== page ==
Lesson 2 Day 3: Painted Stories September 30,2016

Today in class we will continue with our work in details. We will be painting a story, but first we will read a book about storytelling and how to make a story. The story “Rocket writes a story,” is about a dog that discovers words or details and decides to write a story img_1687using his words. We will apply this idea to painting a story without words. We have been looking at different works of art and posters to discover and understand what details are and what their purpose is in a work of art. Through exploration with different ways of looking/seeing, mixing colors and finding/drawing specific details we have found all the elements necessary to paint a story.


Observation, Symbol, Storytelling, Composition

Enduring Understandings:

Art can tell stories about culture and other things to create a connection.

Visual arts give the chance to respond to personal art and the art of others.

Learning Targets:

In this lesson students will be expected to learn how to create a painting that will tell a story based off of objects that they observed last week. We learned about mixing colors last week. This week, students will be applying these techniques and understandings they gathered into their painting.

Key Concepts:

Observation, Symbol, Storytelling, Composition


Students will be able to point out details; the smaller parts that make up the big part. After acknowledging these details, we will combine them to create a story. As one student said when reviewing details, “details are the little things that make up the big thing.” Students will able to convey a story through image, specifically with expression of shape, line, color, and symbol.

Art Focus:

Appropriate painting techniques – mixing colors, keeping paint on the page

Planning for what will be made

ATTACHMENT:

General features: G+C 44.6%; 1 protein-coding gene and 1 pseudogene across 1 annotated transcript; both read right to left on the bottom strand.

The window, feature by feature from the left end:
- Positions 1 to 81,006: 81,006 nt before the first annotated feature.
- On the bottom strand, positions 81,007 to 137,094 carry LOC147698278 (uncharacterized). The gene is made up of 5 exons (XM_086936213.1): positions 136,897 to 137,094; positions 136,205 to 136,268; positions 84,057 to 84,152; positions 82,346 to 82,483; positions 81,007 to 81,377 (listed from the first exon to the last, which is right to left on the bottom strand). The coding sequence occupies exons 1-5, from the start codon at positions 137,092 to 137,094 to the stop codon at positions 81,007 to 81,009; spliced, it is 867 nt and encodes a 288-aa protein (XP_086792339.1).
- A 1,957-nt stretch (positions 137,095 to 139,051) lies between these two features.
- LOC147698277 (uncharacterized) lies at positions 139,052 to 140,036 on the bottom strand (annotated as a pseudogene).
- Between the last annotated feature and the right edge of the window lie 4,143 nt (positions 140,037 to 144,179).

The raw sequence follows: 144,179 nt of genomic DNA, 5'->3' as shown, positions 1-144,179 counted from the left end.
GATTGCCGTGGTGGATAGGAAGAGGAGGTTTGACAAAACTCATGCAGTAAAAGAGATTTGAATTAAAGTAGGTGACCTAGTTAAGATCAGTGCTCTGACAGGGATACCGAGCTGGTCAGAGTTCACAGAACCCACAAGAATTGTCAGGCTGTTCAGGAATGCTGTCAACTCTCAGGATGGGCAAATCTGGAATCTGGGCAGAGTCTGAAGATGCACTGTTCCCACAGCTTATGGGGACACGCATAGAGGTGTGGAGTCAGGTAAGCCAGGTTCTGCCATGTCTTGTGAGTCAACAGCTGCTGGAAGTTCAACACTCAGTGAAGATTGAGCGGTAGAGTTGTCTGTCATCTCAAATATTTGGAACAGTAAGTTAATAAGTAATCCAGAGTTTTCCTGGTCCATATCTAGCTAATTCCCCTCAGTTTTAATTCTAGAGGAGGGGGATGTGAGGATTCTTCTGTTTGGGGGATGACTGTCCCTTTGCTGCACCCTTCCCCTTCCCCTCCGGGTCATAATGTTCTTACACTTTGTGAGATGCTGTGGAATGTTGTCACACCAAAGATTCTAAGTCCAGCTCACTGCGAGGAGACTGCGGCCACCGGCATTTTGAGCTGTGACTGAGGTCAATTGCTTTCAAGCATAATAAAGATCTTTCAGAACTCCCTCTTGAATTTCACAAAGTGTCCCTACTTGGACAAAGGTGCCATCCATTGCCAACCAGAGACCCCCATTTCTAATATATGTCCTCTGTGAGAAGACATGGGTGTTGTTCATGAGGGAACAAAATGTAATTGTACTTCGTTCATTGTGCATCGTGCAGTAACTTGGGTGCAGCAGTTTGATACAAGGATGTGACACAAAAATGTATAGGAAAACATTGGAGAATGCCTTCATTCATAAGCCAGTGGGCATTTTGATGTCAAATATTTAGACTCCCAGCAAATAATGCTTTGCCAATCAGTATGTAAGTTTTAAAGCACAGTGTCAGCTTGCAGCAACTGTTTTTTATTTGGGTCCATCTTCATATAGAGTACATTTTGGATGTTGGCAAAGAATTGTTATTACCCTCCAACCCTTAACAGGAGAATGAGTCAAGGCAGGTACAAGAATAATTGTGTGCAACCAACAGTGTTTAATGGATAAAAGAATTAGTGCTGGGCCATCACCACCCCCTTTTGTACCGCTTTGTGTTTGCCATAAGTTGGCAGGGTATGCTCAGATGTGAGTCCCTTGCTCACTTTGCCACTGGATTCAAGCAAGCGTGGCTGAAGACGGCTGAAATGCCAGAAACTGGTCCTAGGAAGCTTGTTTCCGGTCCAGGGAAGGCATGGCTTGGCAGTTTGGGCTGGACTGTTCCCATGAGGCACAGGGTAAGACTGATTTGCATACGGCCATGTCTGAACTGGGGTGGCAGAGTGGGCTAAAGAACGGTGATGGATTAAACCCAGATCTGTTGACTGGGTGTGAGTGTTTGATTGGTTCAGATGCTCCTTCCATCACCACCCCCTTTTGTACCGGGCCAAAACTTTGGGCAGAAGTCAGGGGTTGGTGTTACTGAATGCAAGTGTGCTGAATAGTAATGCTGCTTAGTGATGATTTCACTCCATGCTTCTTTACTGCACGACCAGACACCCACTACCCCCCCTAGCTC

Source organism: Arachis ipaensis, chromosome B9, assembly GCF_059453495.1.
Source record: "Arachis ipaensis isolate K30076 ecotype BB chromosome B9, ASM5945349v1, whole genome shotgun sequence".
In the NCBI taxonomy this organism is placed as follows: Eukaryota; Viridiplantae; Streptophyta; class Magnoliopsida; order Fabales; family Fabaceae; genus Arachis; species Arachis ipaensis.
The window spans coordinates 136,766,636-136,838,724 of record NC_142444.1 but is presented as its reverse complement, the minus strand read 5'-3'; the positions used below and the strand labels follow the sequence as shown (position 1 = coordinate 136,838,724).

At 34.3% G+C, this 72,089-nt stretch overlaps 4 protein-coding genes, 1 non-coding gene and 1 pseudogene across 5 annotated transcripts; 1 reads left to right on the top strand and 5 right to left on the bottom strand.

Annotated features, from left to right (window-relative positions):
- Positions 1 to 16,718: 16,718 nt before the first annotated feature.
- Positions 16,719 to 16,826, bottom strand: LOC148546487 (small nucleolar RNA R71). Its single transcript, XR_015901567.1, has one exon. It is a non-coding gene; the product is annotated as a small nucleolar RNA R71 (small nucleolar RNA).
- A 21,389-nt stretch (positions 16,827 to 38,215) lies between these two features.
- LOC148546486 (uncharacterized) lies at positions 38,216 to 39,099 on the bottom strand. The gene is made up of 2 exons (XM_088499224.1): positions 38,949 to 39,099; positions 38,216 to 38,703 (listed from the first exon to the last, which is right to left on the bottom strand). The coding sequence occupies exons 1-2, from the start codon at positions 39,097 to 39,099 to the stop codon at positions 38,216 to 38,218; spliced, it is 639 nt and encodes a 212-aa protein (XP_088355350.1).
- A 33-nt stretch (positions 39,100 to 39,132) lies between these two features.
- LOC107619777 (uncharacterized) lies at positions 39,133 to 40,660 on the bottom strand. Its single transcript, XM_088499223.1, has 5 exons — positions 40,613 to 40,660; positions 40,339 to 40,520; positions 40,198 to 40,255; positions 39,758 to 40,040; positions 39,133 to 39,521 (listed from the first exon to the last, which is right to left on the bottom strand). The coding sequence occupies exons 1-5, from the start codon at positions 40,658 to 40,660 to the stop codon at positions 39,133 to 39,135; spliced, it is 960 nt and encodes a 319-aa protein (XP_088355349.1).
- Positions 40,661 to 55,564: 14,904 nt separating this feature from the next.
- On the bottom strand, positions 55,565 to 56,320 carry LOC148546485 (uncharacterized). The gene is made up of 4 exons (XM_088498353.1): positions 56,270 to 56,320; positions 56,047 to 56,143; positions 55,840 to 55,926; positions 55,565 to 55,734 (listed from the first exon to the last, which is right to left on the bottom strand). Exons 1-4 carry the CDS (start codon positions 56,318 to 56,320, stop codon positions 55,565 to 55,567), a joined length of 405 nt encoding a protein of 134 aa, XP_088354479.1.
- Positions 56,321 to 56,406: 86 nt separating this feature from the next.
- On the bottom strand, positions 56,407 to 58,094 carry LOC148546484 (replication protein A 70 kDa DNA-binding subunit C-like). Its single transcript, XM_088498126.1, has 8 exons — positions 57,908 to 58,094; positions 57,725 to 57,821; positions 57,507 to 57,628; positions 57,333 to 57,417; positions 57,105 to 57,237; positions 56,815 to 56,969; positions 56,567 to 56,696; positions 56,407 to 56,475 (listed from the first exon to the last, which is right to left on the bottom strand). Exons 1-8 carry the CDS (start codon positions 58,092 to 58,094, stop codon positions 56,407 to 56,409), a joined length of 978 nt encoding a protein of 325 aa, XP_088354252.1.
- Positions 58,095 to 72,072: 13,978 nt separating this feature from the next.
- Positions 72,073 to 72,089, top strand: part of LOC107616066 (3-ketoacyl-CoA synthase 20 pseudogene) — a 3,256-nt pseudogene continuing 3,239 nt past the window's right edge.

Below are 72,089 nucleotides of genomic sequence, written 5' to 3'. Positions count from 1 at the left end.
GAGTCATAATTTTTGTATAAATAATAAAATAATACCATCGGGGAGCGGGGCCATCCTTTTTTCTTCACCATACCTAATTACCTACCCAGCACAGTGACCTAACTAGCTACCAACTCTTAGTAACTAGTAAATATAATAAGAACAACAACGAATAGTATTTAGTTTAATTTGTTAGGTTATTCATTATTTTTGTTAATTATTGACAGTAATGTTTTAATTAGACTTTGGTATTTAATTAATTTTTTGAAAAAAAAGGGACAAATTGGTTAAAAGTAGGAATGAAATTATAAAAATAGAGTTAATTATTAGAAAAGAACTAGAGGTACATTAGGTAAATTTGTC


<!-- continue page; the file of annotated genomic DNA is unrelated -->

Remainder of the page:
Literary Focus:

We will be doing a group share of what we made and discovered. Students will be discussing why the made what they did and how they conveyed meaning in their project.




Here, a student is portraying the tornado he saw in a poster from last week. This was one of the main objects that stood out to him. He decided to begin with a yellow outline because he said that he saw a bit of yellow in it, “but mostly brown.” We can see the understanding of detail with the colors and shape he chose.


In this video, a student is explaining what it being painted. She wanted to make a story about an imaginary world. She had a bit of trouble using what she observed from last week to create a story. But the teachers let her know that it’s okay if she doesn’t find inspiration in those things. A story can be told from anything. She chose what she likes and gathered information from what’s around her to create her story painting.



Here we see a student filling out her tree worksheet to help students understand further what they observed. She picked out several distinguishing factors such as the moss and a hummingbird. She also felt that one of the scenes she drew was “quiet,” and wrote that in one of her branches. This a great example of students distinguishing details from images that are apart from the obvious.




In this video, the student is explaining the story that he was conveying through his painting. Within his observations from last week there were mountains that he recorded, and this interest carried over to this week. However, he built off of that observation and went further to connect the mountains to something he experienced.